VERO BEACH — The head of the city’s finance department quietly announced his retirement last week – preparing to leave March 30, ahead of what is expected to be the city’s worst budget year in recent memory.
Finance Director Stephen J. Maillet spent 25 years as a city employee. With his impending departure the city will have no manager on hand with any long-term experience creating an annual budget.
The finance director’s job entails the oversight and management of $141 million in the city’s various budgets and funds and the supervision of the 32 employees in the accounting, budget, information systems, purchasing and warehouse divisions of the Finance Department, including cashiers who collect utility payments. The finance director is tasked with making sure all the decision makers — both politicians and staff — have fact-based fiscal information.
Maillet declined requests to be interviewed about his retirement.
This month, Maillet was scheduled to begin a series of annual meetings with the city’s finance committee, which was dragged out of mothballs in January to brainstorm approaches to the impending budget crisis.
Though Gabbard said in a memo to the City Council that he would immediately begin the search for Maillet’s replacement, it is expected to take some time to get someone new on board.
In the interim, Maillet’s staff will need to fill in the gaps and get the city through the upcoming budget season, with workshops scheduled throughout the summer.
Assistant Finance Director Jackie Mitts is expected to lead the department until Maillet’s replacement is hired.
A 59-year-old barrier island resident, Mitts was first hired by the city in 1972 as a clerk typist for the building department and worked on and off for the city, joining the staff full time in 1978. She’s been there ever since, serving as Maillet’s right hand at the helm of the finance department.
In a letter recommending a promotion and raise for Mitts in December 2007, Maillet wrote, “Jackie has the skills and training to run the department and is ready for additional assignments and duties.”
Daige said his top priority, in the interim, is for the staff to maintain “good order” in the budget process while the position is vacant. Though the council will not have a say in who is hired to replace Maillet, Daige said he has some high expectations of Gabbard as he makes his selection.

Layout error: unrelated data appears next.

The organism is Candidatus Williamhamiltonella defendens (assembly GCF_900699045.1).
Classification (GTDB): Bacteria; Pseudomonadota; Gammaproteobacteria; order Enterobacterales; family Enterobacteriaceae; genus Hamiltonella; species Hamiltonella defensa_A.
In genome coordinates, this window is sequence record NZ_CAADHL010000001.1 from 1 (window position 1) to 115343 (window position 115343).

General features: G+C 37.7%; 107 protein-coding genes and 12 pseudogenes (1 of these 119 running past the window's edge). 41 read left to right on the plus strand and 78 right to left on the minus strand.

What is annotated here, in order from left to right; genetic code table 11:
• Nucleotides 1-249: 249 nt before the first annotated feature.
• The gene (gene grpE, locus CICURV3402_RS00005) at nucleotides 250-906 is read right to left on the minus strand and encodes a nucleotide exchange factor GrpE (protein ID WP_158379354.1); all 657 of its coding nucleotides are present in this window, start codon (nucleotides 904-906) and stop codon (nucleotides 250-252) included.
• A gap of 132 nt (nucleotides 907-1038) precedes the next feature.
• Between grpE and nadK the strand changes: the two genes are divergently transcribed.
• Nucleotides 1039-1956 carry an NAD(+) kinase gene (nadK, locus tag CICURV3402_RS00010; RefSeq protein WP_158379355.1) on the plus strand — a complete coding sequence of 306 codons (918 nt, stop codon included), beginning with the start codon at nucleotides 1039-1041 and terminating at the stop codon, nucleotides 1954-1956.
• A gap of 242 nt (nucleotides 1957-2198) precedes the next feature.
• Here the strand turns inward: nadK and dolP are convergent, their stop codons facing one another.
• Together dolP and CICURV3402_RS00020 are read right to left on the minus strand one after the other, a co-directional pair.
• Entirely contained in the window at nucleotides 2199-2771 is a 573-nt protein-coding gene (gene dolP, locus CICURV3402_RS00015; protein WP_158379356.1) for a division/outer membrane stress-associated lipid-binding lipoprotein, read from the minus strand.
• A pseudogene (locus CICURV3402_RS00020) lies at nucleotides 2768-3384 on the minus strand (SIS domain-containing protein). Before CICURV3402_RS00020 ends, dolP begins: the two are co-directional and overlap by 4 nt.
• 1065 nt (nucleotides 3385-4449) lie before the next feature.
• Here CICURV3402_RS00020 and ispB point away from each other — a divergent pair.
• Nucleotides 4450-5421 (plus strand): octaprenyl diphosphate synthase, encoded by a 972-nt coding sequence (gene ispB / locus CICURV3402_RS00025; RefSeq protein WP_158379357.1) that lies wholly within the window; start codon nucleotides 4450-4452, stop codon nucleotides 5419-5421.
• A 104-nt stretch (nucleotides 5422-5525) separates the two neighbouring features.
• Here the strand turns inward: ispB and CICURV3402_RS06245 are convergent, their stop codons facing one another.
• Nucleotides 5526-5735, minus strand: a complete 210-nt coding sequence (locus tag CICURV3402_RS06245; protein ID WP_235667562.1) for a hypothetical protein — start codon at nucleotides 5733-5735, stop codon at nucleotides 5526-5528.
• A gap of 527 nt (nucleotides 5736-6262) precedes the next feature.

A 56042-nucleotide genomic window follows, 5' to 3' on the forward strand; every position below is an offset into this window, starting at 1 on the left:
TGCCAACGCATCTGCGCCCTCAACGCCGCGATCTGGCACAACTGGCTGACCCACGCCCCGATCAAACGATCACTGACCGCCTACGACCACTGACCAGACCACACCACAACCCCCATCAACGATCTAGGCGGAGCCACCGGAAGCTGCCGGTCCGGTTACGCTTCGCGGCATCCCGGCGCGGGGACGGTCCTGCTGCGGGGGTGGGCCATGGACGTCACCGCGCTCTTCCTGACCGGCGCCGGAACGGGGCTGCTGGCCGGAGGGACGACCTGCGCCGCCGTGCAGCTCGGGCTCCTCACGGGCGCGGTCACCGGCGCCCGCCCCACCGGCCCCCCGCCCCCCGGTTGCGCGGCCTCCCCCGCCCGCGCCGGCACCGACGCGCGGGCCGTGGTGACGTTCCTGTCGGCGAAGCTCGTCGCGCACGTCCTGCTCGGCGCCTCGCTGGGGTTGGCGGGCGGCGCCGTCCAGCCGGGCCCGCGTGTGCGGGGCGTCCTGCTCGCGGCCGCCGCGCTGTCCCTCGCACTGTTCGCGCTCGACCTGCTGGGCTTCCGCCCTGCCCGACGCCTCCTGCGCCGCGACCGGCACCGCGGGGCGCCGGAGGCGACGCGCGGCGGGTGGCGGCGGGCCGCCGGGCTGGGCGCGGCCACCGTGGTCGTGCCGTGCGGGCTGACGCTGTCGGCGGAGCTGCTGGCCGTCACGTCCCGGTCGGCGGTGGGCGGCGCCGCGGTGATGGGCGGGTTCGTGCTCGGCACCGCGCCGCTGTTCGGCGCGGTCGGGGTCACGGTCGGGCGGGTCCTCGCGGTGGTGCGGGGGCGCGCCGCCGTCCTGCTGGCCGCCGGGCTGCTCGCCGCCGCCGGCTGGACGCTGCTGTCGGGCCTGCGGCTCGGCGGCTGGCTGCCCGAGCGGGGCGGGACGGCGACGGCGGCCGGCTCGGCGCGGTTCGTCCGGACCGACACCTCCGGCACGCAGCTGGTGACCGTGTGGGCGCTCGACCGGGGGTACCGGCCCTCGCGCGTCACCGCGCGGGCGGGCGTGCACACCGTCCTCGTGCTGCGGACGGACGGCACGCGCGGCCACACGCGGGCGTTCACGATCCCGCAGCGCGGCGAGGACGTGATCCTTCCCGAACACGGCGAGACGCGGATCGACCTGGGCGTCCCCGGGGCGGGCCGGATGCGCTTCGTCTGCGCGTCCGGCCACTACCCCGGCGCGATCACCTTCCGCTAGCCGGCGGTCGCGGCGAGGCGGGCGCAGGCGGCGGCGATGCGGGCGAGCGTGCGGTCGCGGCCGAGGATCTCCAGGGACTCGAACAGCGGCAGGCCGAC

“The way it is done, Gabbard would be doing the hiring, but this is what I am looking for from the city manager, that he knows what the city needs and he knows what the issues are,” Daige said. “I would expect that he make a wise and prudent choice so we can make some positive changes and move forward.”
Maillet got an unexpected start in city government some 30 years ago. In the 1970s when he was graduating from Georgetown University with a degree in international affairs and serving as a payroll sergeant in the U.S. Army National Guard, Maillet was called in to participate on some international projects with China – and a career in politics seemed to be in his future.
He worked his way through college as a cashier at a Safeway grocery store, moved to Florida in March 1980, and went to work as a night auditor at a Holiday Inn while earning a second degree in accounting at Rollins College’s Brevard campus.
While working as an internal auditor and budget analyst for the City of Melbourne, Maillet applied for an operations accountant job with the City of Vero Beach and was hired in April 1985.
Commissioner Bob Solari, who served one term on the Vero city council, said that, in his opinion, Maillet’s retirement should not be viewed as a crisis, but as an opportunity.
“I think the city has a great opportunity to strengthen their finance department, if they go about the process in the right way and take the time to look hard for someone that will significantly strengthen the city,” he said.
Councilman Ken Daige agreed that Maillet’s retirement is a chance for the city to move forward and to possibly take a different direction in the area of finance.
“It does no good beating up this one or that one for things in the past. We need to look at how we can do things better going forward,” Daige said.